What The Right Should Learn From Bob Costas
Let me say upfront I think the “logic” of Costa’s and Whitlock’s position is flawed to say the least (Ace nailed it yesterday). What I’m not however is outraged that Costas took the opportunity to say it. He’s a liberal and NBC is a liberal network. It’s what they do.Complaining about them mixing sports/entertainment and politics is about as useful as complaining about the weather.
With that said, there’s a lesson here for the right, something we’ve been talking about since the dismal failure of Romney on election day…culture matters.
If you think it’s wrong to talk about a political issue when engaging a cultural activity like a football game you are conceding a lot of the battlefield to liberals. Sure it would be nice if liberals would leave their idiotic politics at the door but they don’t and they never will. Instead of either retreating from these spaces or sitting quietly by while the left has total possession of the field, we are going to have to engage in these spaces too.
The challenge will be to do so in an effective way. This is an area where I think the right has a communications problem. We tend to talk to persuadable types or low information people as if it is manifestly obvious they should agree with us. Obviously it’s not.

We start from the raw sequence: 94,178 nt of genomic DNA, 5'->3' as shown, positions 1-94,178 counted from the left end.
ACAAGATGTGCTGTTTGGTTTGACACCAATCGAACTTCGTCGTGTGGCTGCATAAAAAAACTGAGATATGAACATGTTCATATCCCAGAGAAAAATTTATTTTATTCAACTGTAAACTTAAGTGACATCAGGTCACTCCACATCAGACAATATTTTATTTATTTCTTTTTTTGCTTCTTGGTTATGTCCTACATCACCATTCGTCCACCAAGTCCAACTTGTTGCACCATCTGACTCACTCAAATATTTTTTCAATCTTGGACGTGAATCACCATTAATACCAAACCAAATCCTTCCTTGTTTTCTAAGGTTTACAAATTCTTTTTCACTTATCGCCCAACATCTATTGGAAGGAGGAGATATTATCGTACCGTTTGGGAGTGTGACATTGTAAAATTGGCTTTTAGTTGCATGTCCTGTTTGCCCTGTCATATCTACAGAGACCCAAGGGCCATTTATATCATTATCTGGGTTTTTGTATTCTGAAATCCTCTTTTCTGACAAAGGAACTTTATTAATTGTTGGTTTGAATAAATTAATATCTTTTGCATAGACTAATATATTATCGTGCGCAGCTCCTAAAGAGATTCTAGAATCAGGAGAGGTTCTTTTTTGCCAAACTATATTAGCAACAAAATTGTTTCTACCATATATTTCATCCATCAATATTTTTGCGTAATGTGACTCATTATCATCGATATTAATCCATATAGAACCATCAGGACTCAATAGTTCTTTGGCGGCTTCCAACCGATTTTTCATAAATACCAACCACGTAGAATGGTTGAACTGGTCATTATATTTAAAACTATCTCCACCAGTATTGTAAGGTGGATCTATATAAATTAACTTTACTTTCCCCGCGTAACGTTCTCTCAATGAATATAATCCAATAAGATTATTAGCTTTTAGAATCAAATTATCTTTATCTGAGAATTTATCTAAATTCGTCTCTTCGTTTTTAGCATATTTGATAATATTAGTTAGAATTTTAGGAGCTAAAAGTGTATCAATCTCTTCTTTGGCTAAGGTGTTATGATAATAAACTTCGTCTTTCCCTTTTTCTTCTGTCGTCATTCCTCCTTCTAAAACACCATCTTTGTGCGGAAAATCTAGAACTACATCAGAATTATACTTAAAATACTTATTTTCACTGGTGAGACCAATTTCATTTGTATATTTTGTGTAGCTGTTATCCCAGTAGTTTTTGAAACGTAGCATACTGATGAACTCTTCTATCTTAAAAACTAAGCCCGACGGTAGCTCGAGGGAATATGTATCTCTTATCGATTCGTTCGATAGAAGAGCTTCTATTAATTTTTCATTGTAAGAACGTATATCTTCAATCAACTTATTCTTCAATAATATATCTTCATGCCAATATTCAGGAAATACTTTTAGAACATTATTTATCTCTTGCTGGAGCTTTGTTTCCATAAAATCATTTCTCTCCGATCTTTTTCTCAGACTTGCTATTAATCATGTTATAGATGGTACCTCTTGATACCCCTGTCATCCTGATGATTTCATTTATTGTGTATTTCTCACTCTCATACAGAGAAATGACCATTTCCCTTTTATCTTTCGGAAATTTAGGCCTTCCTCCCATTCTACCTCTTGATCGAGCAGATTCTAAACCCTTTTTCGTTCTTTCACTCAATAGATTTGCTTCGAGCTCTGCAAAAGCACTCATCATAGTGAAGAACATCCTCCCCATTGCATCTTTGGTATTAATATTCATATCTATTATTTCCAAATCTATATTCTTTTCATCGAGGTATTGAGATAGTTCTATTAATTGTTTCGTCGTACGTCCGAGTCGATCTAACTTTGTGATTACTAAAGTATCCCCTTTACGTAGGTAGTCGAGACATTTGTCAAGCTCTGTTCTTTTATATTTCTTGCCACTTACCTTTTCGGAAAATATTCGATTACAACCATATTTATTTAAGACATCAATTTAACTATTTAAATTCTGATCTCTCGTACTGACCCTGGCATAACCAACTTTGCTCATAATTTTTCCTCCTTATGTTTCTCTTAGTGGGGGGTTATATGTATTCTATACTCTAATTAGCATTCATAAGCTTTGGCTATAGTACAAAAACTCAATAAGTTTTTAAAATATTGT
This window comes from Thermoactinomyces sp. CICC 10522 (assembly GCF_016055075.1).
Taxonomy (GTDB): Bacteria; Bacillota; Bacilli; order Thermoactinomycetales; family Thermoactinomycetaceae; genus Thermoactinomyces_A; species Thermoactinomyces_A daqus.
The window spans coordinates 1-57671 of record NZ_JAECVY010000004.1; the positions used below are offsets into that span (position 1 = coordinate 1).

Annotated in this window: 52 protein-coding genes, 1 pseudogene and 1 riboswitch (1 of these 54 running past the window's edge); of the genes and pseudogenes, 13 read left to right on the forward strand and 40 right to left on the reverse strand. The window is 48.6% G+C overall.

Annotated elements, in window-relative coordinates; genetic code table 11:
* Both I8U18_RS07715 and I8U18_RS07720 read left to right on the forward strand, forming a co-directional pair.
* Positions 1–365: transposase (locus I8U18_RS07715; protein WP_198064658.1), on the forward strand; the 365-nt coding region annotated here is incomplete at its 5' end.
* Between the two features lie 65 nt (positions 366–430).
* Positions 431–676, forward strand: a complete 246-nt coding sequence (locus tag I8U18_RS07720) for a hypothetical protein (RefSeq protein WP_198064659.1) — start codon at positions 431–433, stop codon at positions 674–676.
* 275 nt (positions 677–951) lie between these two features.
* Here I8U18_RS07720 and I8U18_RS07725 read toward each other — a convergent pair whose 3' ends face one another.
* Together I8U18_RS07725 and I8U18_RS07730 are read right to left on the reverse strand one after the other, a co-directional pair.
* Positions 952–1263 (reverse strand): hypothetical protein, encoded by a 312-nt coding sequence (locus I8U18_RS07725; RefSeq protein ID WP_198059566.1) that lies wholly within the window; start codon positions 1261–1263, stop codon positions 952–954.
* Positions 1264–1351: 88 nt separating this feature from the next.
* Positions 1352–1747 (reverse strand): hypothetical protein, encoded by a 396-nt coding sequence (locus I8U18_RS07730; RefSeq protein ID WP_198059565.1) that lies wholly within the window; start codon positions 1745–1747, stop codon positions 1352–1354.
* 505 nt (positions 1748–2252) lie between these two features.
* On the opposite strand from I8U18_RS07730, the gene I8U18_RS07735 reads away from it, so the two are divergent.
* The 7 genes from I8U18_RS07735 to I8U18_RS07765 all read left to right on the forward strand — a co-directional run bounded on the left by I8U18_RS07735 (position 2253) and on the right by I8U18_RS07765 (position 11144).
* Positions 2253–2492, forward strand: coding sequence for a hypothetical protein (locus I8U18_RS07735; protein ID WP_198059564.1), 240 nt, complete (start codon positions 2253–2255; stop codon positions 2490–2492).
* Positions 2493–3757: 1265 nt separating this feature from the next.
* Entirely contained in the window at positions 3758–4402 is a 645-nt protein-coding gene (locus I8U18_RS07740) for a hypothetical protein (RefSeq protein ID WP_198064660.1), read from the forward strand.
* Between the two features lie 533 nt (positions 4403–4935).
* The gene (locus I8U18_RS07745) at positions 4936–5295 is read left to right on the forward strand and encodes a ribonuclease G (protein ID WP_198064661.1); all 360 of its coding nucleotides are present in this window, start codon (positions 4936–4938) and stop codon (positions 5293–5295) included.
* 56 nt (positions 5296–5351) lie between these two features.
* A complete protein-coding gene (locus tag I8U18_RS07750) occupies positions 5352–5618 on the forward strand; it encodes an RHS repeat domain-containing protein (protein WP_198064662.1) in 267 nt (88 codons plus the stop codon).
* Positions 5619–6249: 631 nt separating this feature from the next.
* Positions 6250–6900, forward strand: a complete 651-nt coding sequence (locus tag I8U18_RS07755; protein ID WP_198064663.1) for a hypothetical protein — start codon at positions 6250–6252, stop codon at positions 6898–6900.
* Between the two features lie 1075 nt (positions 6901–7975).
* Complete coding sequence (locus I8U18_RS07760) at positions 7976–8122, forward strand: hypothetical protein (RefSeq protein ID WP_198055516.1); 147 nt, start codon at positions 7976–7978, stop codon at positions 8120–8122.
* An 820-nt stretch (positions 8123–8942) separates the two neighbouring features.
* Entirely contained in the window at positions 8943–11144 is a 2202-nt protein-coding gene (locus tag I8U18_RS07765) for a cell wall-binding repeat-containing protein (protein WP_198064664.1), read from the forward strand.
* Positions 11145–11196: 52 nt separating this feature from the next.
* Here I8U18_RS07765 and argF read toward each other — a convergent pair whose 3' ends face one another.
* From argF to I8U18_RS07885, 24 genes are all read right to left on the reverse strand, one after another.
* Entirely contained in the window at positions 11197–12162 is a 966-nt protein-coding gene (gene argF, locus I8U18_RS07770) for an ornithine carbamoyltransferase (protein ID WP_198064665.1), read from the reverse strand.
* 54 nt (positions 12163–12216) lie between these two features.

Take guns for instance. If you start off talking about the 2nd Amendment or gun ownership being the last against tyranny, you’re going to lose most people right off the bat. Arguments like that are too conceptual and usually too extreme for people who aren’t highly motivated one way or another. If you want to protect gun rights, tell everyone you know about Alex The Chick’s story.
Until we effectively connect our policy preferences to the concrete reality of people’s lives, we’re going to be in trouble.
I loathe how liberals substitute emotion for reasoning but the fact is conservatives rely far too much on concepts and intellectual arguments when trying to talk to non-conservatives. The reality is people relate more to stories, to other people and yes, to emotions when trying to make up their mind about something.
Think of pop-culture. What’s a more effective way to reach people? A documentary that hammers home a point of view with facts and figures or a blockbuster action film with a clear message woven into the subtext?
Costas didn’t care about the setting or the facts. He had a point of view and was willing to play off emotion to advance his goals. Whether or not he was effective in doing so is questionable, the lesson remains…politics and culture are inseparable. We need to accept that and find more ways to make our arguments part of the culture.